I’m assuming that you purchased disability insurance before, or at the latest, as soon as you started practicing. Now that you understand your cash flow better, and have started to build that practice and get your revenue to stabilize, now is a good time to revisit the coverage you bought all these years ago. If all you have is coverage through your medical association, then a review of that coverage is highly recommended as well.
Depending on the risk you want to protect against, and the structure of your business/clinic/practice, you should have either two, or three of the strategies listed below.
Personal Disability Insurance
As a medical doctor, you are key to your business, and should something happen to you (injury or illness), that would prevent you from working, you’d want to know two things: first, your income wouldn’t stop, second, you wouldn’t need to drain your corporate account to cover for your expenses while off sick.
Having a personal disability insurance allows you to achieve both results:
- you will receive a tax-free income from the insurance company once you’ve satisfied the requirements listed in your contract,
- you won’t need to draw an income from your business since you’ll receive it from the insurance company, allowing you to keep that money in the business to hire your replacement or more drastic measures.
Personal disability is a policy that is owned personally, and paid personally. This way, if the time comes that you need to receive the benefit, it won’t be taxed.
It usually kicks in after 30, 60 or 90 days (depending on how you’ve designed it), and lasts for 2 years, 5 years, or till age 65.
Business Overhead Expenses Insurance
Business Overhead Expenses insurance is a policy that is owned and paid by the company/corporation/business. You can only apply for that coverage if you are incorporated, because the company has to own and pay for the policy.
What this coverage will do for you is very important! Since your personal disability will never match you pre-tax income (gross income), and since your expenses at the corporate level wouldn’t just stop because you can’t work, having a corporate policy to cover your corporate expenses allows you to keep the entire income received by your personal disability policy for your personal needs.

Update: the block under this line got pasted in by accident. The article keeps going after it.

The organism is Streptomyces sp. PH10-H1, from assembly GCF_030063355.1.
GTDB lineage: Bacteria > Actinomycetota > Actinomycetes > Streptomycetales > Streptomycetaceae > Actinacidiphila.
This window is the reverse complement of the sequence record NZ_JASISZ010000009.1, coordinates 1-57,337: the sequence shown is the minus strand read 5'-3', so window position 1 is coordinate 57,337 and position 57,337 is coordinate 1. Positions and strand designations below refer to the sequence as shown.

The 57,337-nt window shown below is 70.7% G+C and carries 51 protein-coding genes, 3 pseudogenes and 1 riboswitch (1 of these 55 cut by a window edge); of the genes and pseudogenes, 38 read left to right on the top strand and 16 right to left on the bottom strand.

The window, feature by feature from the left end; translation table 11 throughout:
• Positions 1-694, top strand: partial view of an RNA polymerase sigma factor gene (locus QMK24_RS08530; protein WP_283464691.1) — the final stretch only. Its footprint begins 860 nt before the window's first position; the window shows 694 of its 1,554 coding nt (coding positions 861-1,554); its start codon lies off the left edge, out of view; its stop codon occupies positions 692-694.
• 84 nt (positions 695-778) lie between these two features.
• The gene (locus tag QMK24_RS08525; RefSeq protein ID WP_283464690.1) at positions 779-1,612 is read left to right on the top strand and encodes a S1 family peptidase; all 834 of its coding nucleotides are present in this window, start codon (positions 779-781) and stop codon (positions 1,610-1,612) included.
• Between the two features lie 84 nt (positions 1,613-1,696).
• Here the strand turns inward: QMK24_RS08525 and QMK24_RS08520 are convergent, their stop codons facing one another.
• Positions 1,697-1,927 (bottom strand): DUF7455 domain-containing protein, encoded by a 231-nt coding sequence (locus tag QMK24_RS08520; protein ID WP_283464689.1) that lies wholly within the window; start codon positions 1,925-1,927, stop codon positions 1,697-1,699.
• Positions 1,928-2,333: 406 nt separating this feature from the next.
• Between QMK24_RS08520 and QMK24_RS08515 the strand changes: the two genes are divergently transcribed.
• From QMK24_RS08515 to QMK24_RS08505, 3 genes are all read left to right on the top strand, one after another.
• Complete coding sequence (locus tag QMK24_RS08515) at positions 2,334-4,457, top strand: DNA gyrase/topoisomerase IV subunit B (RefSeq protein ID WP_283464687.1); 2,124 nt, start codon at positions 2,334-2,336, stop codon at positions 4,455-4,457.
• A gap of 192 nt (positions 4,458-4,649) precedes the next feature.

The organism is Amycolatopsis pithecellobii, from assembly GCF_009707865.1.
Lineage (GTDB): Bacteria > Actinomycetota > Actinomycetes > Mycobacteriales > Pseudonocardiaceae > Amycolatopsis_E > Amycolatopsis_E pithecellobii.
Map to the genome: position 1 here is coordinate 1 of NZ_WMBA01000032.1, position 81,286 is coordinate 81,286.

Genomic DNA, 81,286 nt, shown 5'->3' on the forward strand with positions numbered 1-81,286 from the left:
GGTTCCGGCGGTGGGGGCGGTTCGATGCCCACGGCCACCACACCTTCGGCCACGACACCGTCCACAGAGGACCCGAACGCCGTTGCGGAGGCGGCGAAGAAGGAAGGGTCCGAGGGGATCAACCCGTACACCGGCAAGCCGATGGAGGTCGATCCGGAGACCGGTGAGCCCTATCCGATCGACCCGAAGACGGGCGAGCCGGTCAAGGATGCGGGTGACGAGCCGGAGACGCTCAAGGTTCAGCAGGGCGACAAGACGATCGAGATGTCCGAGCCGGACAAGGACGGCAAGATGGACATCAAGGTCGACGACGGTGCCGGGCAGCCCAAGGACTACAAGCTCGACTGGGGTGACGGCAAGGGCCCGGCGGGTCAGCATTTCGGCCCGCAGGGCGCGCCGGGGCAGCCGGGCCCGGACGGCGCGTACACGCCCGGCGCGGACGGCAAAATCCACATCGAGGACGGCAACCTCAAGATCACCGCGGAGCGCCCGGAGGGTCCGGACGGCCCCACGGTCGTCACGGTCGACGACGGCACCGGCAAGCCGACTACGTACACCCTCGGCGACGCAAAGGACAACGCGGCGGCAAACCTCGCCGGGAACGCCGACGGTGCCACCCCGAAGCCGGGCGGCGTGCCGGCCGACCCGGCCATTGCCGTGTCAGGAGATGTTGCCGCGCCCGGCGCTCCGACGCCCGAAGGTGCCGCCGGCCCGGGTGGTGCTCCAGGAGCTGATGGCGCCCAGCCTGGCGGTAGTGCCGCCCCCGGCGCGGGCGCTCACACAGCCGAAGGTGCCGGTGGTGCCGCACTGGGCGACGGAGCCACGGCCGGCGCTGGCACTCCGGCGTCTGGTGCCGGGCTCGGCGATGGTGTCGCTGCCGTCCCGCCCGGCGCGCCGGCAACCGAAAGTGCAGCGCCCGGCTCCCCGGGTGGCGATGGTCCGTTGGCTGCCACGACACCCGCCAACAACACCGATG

That policy will allow you to receive reimbursements for overhead costs like staff salaries, utilities, rent, loan repayments, accounting and legal fees… For example, the last thing you’d need if you became disabled, would be to have to worry about paying for your medical association fees from your personal bank account.
This coverage offers a tax deduction to the business, so it is usually very well received!
It usually gets triggered after 15 or 30 days, and last for 15 months, 18 months or 24 months, after which duration you’re pretty much expected to either have gone back to work, moved on and have been replaced by someone else, or have closed the company.
Buy-Sell Disability Insurance
This policy is only applicable for doctors who have partnered with other doctors or individuals in a clinic, or any other type of business for that matter. If you fall into that category, I would assume that you’ve hired a lawyer to draft a Buy-Sell agreement (if you haven’t, get on it right away!). That agreement usually does a good job outlining how you would handle a situation should you, or one of your partners, become sick or died. The challenge is that it often completely misses the question of where the money would come from.
This is where Buy-Sell Disability Insurance comes in. It is a policy that would allow you to buy the shares from a partner who has become disabled after a period of 12, 18 or 24 months (depending on what the shareholder’s agreement states).
This coverage requires you to have a personal disability or a group disability policy first. It pays a lump sum or a series of payouts or a mix of both, to the remaining shareholders if held personally, or to the company if the company is the owner of the policy. You need to be in business with your partner(s) for at least 2 years before you can apply for that coverage.
That coverage is probably one of the most misunderstood policies in the market place, and is often discarded despite its significant important for a business owner. It doesn’t matter much what your shareholder agreement says, if you don’t have any money to back it up! That insurance coverage helps you ensure that you have the funds necessary to fund these shares back should something happen to one of your partners.